Others told CBC News they share a Costco membership, or they buy gift cards through the Alberta Motor Association to get five per cent back.

Then there's the PC Health app. Tina Garstad says she got $30 off groceries at Superstore in November just by taking a couple health challenges.

On the topic of apps, several people wrote to say they use the app Checkout 51. When they buy an item listed on the app, they upload the receipt and get money back.

"Once you save $20, essentially with their online coupons, they send you a cheque. I've been using it for years with no complaints," said Shauna Ogston, a single parent living in Calgary.

She lost her job during COVID, then focused on homeschooling her two children since one of them is immunocompromised. She says one child needs gluten free food, and the federal help she was getting ran out, so every penny counts.

Shauna Ogston stands with son Blayze Balmer and daughter Haylee Balmer. She says having to plan every meal carefully to make her budget stretch has been difficult. (Submitted by Shauna Ogston)

"It's difficult. It's time-consuming and drains a lot of energy," she told Bowers on Daybreak Alberta. "To have to sit and really plan out every meal, to make sure that roast you buy, that there's enough for two days. Just simple things like that, I find, have been mentally draining."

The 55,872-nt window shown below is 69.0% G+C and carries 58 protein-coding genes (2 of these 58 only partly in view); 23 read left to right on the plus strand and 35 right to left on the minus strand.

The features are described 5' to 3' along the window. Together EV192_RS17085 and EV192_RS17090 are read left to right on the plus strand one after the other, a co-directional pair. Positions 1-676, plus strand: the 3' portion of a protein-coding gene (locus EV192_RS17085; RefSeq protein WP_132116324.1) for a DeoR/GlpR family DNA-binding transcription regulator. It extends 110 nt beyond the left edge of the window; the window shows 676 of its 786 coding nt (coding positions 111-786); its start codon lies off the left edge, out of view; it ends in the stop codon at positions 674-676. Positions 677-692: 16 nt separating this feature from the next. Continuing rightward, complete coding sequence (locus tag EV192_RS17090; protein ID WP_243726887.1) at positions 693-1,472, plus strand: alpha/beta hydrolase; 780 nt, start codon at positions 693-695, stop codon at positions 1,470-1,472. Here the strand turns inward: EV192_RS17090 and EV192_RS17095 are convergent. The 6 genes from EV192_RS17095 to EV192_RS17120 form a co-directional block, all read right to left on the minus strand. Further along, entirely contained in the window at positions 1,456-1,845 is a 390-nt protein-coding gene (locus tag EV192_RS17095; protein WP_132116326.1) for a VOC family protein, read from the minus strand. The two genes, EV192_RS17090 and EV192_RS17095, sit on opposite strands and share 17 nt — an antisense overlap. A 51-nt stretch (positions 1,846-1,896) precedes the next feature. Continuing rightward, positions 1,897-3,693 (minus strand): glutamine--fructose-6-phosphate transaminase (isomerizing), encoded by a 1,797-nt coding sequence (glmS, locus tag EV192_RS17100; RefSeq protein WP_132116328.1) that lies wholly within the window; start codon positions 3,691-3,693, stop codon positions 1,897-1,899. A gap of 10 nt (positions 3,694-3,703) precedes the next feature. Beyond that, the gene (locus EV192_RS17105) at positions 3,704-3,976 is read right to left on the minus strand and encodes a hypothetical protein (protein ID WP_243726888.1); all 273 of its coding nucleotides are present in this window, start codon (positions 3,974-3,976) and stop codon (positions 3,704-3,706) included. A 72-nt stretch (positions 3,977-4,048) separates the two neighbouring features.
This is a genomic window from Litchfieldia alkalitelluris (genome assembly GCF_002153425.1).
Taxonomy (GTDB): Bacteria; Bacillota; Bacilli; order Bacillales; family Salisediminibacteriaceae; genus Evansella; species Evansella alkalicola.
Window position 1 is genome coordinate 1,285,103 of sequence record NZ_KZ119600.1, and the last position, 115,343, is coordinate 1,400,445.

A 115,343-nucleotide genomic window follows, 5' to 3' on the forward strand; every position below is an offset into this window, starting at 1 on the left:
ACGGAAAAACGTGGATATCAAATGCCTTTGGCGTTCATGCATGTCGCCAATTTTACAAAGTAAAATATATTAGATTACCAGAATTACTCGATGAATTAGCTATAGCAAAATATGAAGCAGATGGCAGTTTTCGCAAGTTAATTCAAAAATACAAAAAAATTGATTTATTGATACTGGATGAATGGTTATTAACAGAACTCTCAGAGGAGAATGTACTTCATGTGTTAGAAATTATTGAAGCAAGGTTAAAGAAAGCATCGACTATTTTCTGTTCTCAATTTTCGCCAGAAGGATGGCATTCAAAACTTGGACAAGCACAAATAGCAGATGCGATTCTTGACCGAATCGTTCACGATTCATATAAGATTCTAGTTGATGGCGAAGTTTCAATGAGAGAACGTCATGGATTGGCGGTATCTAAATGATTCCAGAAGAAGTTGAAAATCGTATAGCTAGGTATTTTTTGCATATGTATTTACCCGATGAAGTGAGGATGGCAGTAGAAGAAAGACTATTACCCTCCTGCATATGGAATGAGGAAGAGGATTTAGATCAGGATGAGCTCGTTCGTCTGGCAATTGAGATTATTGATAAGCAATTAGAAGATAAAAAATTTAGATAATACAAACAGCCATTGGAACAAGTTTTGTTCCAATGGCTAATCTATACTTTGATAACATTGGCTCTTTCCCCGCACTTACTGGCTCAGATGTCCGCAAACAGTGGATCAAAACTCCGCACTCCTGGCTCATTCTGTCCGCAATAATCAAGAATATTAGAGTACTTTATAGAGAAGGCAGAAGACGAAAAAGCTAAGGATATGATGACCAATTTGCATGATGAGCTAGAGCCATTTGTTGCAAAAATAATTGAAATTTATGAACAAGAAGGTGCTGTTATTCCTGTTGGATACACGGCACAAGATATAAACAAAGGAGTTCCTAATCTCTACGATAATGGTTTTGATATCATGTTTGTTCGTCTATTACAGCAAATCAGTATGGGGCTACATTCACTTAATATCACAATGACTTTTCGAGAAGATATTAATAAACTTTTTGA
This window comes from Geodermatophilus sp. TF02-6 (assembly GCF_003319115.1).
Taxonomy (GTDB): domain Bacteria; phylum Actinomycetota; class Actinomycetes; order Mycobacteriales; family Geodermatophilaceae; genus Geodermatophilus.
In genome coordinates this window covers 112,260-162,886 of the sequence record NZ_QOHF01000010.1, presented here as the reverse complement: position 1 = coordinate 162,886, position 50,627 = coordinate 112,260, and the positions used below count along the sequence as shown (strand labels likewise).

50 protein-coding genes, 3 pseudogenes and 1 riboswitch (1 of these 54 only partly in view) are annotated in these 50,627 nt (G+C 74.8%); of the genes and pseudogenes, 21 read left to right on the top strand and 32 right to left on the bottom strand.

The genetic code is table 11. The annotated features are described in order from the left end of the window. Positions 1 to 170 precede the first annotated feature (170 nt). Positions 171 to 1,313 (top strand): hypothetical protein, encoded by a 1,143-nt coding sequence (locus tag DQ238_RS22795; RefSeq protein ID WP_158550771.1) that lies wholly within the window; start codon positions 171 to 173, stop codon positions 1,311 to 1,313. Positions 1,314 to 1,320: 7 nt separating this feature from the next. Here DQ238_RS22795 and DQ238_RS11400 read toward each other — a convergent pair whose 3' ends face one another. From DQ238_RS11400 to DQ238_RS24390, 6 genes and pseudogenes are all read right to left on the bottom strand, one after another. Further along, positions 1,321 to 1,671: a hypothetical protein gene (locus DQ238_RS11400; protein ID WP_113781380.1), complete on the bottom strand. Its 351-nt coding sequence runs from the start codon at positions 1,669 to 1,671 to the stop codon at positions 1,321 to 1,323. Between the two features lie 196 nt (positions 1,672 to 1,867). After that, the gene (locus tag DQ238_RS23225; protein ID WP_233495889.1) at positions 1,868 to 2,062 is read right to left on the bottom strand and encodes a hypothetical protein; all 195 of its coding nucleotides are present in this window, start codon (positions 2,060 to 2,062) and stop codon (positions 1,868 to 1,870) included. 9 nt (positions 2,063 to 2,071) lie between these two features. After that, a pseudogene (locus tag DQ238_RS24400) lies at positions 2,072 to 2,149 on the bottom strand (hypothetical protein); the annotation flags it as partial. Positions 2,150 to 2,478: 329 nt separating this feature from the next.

Sharing bulk buys and dehydrating

Meanwhile, others in Calgary are focused on preserving food and turning to each other for help.

Four people wrote in about dehydrating. It seems that grew in popularity, too, during the pandemic, and now it's paying off in savings for people who buy in bulk or just use it to preserve tired produce otherwise going to waste. 

Calli O'Brien says she bought a dehydrator from Cabela's for $99 and got so into it, she wrote a recipe book for rehydrated meals. That saves money when her husband travels and isn't forced to go to a restaurant.

Calli O'Brien bought a dehydrator at the start of the pandemic. She now uses it to make camping meals and meals for trips to save on restaurant costs. (Submitted by Calli O'Brien)

Donna Dapp texted in to say she started saving money after she met a friend in similar circumstances living just down the hall in her building. They both live alone and now take advantage of deals by splitting a flat of 30 eggs, a large brick of cheese or five-pound bag of mandarins. 

"I met my neighbour in June, when I moved in. Once we got to know each other, we became good friends," Dapp said. "For seniors or singles, it's not just about saving money; it's about not throwing out food or seeing it spoil."


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ABOUT THE AUTHOR

Elise Stolte

Journalist

Elise Stolte has 15 years of experience telling the stories of her community and has been recognized for feature writing, social-impact and community-based journalism. She previously worked for the Edmonton Journal and joined CBC Calgary last year. You can reach her at elise.stolte@cbc.ca.